• Second, to get to net debt we subtract Canada and Quebec Pension Plan assets from our overall debt. But we ignore any liabilities these plans will pay out beyond one year. Unless governments renege on future CPP and QPP pension benefits, adding in these future obligations raises our 2019 net debt by another 14 per cent of GDP;
  • Third, both financial and non-financial assets, like roads, bridges and other public capital, are carried at book value. But the 2020 market downturn means a government wishing to sell financial assets to avoid rolling over debt will have less money on its hands. Financial values generally do come back over time. But non-financial assets, of which over 90 per cent are held by provincial and local government, are a different, more troubling matter. They typically earn little financial return and are highly illiquid. If governments need money to cover debt repayments, their non-financial assets will have few buyers unless they are privatized at low prices. If we don’t follow the usual practice of subtracting non-financial assets from liabilities, the net debt burden would be higher by another 53 per cent; and
  • Finally, “Governments also have major unfunded liabilities such as Old Age Security, Guaranteed Income Supplements, age-related tax credits, seniors’ drug plans, long-term care facilities and health care benefits. The IMF estimates that on its own unfunded health-care spending for the next 30 years adds up to another 42 per cent of GDP.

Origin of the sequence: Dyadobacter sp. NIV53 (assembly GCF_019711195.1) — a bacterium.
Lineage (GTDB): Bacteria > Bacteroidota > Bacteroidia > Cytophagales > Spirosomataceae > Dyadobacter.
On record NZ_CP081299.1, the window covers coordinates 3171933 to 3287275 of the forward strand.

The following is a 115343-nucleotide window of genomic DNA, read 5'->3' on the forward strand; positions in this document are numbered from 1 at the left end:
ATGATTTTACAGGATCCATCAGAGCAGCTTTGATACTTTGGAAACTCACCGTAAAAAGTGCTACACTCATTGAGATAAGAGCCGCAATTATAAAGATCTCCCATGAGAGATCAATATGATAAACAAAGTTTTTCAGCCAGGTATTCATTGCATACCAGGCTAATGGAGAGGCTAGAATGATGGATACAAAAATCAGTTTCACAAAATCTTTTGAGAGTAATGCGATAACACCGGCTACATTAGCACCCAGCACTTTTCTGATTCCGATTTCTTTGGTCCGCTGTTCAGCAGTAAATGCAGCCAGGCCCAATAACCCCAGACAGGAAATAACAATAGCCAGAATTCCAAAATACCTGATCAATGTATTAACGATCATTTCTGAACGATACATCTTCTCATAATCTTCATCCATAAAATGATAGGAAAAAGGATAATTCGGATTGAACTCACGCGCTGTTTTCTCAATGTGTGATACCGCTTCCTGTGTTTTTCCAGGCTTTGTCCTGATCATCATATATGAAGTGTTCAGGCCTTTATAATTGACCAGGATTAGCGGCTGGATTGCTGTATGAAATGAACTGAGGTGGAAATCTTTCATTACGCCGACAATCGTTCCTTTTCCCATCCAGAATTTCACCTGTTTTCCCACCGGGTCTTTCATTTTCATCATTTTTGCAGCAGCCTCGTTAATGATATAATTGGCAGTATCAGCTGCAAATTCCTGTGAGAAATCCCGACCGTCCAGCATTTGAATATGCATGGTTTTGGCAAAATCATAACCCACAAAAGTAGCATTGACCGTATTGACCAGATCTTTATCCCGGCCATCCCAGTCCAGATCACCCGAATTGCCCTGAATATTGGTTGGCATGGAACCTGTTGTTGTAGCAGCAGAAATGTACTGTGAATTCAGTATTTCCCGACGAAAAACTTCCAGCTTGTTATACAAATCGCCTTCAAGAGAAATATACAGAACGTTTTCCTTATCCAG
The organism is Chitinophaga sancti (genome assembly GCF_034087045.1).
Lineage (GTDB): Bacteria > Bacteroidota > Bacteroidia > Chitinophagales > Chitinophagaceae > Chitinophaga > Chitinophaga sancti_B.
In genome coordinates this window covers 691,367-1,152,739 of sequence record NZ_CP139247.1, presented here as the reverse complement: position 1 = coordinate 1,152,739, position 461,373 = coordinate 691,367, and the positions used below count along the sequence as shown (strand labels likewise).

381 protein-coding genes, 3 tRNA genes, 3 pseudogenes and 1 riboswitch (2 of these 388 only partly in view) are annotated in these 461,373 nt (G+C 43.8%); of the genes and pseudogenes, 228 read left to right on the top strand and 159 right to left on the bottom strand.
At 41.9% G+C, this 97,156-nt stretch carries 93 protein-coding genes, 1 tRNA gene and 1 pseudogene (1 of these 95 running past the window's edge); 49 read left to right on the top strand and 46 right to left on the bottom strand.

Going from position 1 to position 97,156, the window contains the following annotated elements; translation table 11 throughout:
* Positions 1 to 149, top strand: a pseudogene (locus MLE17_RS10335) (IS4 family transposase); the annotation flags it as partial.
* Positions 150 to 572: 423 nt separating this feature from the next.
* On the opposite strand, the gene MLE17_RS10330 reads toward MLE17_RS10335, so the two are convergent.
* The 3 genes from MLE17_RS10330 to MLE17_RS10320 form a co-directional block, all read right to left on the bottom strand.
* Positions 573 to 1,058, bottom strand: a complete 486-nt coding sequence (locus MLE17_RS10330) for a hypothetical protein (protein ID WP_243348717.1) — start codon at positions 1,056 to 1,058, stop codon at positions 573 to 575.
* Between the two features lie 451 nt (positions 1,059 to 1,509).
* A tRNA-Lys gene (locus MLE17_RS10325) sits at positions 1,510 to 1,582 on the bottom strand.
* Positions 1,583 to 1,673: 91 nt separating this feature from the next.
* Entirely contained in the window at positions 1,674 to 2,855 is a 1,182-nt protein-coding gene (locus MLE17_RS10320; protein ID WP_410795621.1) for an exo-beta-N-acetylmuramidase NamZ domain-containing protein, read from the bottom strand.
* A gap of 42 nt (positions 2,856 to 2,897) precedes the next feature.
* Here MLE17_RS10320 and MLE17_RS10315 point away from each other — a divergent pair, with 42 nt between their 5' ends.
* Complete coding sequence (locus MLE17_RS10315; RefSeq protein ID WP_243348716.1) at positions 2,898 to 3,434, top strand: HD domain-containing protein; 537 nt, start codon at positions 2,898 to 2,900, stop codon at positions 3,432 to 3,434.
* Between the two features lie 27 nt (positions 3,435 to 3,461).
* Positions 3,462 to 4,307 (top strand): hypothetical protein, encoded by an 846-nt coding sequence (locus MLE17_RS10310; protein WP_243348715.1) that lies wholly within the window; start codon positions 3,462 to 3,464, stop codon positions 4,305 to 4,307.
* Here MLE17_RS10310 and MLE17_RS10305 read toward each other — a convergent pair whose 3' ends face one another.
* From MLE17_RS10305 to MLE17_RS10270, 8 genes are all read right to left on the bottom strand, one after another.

I need to tell you that I am one of those people who have a government pension. I was a soldier for almost 37 years. I get a fair pension for my service. I contributed to my pension (7% of my pay comes to mind ~ that could be wrong) just as civil servants and Members of Parliament do to theirs. I also contributed to the Canada Penson Plan and, year-after-year-after-year to Employment Insurance, even though career soldiers, like me, could not draw it on retirement. Now, in my retirement, I get seniors’ drug benefits and so on, too. And I’m happy to have them, every little bit helps.

Here’s the problem: “Add it all up,” Professor Mintz says, “and Canada’s debt burden is $3.2 trillion. That’s 166 per cent of GDP — fully four times the IMF forecast for 2020.” Let me repeat that:

Canada’s debt burden is $3.2 trillion. That’s 166 per cent of GDP — fully four times the IMF forecast for 2020.

Despite budget deficits that were running too high before the pandemic, Finance Minister Bill Morneau kept telling us that our debt-to-GDP ratio was good, the lowest in the G7. Was he lying or are he and Dr Mintz just counting different things? It’s a bit of both, actually. The debt-to-GDP ratio is a useful measure, it tells you how much you can afford to borrow. You probably use a version of it whenever you consider renewing your mortgage or buying a new car. But when you consider buying a new car you don’t ignore the fact that you might have an existing car loan that will still need to be paid off. Jack Mintz is, in effect, accusing the government of ignoring some of its debts ~ those “unfunded liabilities” ~ when it calculates its capacity to borrow. And Profesor Mintz is not the only one to worry ~ the bond rating agencies, the people who help set the interest rates that we must pay on our public debts, are concerned, too.